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4 Min Read

Looking Ahead


At our Fall 2013 Annual Conference in New Orleans, Minna Jung, communications director for the David and Lucile Packard Foundation, was elected chair of the Communications Network.  Jung, who joined the board in 2005, had been serving as the Network’s vice chair since September 2011. In the following post, she shares her thoughts on why it matters to be passionate about doing great communications for good causes.

I’m back in the office after spending most of last week at the Communications Network conference, and the re-entry has been harder than usual, post-conference.  I always think the Network conference is a success when I’ve carried away two or three good ideas with me to take to my home practice of strategic communications.  But on top of getting those good ideas, this latest conference was one of the best times I can recall EVER having at a conference.  The speakers were outstanding, everyone seemed especially energized and eager to connect with each other, and the surrounding atmosphere provided by NOLA was tasty and rich and giddy.

So here’s what I was going to say last Friday morning, when I decided instead to scamper off the stage to give Junot Diaz more time.  (Did I make the right decision, or what?  He was so amazing.)

Minna-Jung-2012

Minna Jung, chair, Communications Network

I think we all care about the Network, and come to the conference, for fairly obvious reasons:  we are passionate about doing great communications for good causes, and we are all eager to share our ideas on how we do this work.  But let’s face it:  not every day as a communicator is a good one.  Some days suck.  Some days, the message gets mangled, your audiences seem completely disengaged and uninspired, and you’re like, shoot, I do not have it in me to explain to one more person why a communications strategy could add so much impact to what you’re doing.

But then, some days don’t suck.  Some days are absolutely brilliant.  Here’s a brilliant day:  last year, I traveled to India for the first time for my job at the Packard Foundation, and I was at a breakfast meeting with women leaders who were running very small, grassroots organizations to deliver reproductive health services and information to women in Bihar, India.  The Foundation had funded these women to form a network so they could provide peer support to one another and I asked the woman sitting next to me, does your organization have a plan for how to communicate about this work to other audiences, or is that something you haven’t found the resources or time to do?

And the woman smiled and answered:  “You know, when we formed this network, we all had this belief—that the work of the organization was all about giving these services, and that it was enough to give the services.  But then we started talking to one another—we started telling each other our stories, and then we realized that other people needed to hear our stories, too.  It was not enough to just give the services—we have to communicate about who we are, and what we do, so other people will share our work and share our cause.  We realized that communicating is part of the impact we want to have.”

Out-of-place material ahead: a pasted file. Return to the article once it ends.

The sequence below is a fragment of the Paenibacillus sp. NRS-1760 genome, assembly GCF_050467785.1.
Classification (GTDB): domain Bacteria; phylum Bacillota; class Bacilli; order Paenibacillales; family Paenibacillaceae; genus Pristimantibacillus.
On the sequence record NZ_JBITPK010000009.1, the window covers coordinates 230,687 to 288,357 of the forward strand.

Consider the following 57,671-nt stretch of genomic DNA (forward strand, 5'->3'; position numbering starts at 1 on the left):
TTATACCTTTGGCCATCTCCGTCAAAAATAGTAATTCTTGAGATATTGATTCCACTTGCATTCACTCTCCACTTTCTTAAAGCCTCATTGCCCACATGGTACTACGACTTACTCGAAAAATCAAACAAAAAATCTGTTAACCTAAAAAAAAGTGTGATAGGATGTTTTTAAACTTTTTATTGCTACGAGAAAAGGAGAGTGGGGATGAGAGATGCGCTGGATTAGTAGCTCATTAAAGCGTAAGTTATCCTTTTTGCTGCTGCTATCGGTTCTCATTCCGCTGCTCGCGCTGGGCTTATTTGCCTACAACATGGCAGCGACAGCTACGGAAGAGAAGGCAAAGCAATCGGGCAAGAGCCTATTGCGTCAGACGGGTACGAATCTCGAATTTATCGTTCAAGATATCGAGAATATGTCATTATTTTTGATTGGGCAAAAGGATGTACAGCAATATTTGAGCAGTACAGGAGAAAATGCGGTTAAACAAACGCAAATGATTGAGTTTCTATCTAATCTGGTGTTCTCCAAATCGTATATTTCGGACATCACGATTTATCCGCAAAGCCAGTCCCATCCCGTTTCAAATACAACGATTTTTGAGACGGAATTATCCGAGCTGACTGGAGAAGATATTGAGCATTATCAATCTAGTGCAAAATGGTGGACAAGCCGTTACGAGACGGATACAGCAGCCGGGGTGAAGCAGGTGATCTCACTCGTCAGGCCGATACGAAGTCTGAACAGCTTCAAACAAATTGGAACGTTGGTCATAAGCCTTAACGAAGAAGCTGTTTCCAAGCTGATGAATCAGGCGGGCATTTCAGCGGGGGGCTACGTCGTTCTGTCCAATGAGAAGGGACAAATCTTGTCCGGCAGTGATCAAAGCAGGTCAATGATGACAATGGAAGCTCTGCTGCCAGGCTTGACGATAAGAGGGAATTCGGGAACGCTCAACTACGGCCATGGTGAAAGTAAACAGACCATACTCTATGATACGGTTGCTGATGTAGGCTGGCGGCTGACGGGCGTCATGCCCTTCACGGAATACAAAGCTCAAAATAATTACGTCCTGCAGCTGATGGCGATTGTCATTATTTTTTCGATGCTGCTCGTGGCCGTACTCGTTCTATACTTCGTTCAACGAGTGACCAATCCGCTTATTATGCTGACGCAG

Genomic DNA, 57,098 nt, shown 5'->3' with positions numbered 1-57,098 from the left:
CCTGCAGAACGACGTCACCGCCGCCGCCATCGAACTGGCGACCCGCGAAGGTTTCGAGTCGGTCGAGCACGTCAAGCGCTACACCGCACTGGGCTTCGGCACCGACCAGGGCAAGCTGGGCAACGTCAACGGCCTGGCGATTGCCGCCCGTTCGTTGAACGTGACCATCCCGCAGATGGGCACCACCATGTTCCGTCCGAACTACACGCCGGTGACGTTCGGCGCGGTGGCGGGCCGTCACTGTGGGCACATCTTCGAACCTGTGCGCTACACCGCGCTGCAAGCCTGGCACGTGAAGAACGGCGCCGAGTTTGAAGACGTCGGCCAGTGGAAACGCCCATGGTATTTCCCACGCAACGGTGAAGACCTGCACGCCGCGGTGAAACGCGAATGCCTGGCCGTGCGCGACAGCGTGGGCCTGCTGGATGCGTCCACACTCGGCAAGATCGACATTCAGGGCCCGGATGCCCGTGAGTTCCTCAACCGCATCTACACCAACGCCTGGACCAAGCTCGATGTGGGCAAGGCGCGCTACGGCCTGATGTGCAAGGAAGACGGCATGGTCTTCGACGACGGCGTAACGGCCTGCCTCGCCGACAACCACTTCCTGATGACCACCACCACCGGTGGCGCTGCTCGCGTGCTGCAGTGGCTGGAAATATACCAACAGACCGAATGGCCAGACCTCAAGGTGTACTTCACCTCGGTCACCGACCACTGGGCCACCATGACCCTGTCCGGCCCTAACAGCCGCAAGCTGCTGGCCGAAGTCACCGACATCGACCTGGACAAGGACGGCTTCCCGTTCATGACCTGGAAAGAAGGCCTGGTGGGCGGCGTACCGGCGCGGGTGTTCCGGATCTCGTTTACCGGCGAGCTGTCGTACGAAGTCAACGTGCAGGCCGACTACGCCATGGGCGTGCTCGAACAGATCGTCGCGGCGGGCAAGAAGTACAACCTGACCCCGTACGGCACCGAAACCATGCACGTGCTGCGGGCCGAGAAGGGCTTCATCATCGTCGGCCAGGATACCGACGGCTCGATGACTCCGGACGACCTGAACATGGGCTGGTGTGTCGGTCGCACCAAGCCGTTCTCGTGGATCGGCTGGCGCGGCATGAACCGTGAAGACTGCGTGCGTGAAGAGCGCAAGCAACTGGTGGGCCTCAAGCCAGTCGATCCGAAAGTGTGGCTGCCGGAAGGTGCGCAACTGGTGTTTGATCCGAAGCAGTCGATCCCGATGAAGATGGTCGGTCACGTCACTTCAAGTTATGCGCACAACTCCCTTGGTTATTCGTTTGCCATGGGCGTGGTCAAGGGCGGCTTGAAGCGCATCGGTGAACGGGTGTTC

This woman in India—she totally got it.  She got why strategic communications matters if you are trying to make positive change in the world happen.  And I think her understanding of why communications matters is what the mission of the Communications Network is all about.  We need to make sure that more people in our fields of work get it.  So we can help make people’s lives better, ultimately.

And then at a more micro-level:  I’d like folks in this Network to have more days when we’re inspired by what we do, like I was that day in India, and fewer days that suck.

I am so looking forward to being the Board chair for the Communications Network, even though there’s a tiny part of me that believes I had the most fun Board-related duty of all, which was to lead the conference program planning.  I hope to still keep my hand in conference planning, while I take on other things like governance, finding a new Executive Director to transition from the awesome, bighearted Bruce Trachtenberg, fundraising, and making sure that the ideas keep on coming into the Network, and keep on going out…to you.   Where I come down is, becoming Board chair is just another, different way to serve the Network, which represents all the things I love best about my career.

I hope I get to meet more of you before next year’s conference in Philly, but if that doesn’t happen, let’s try and connect over a cheesesteak while we’re there.

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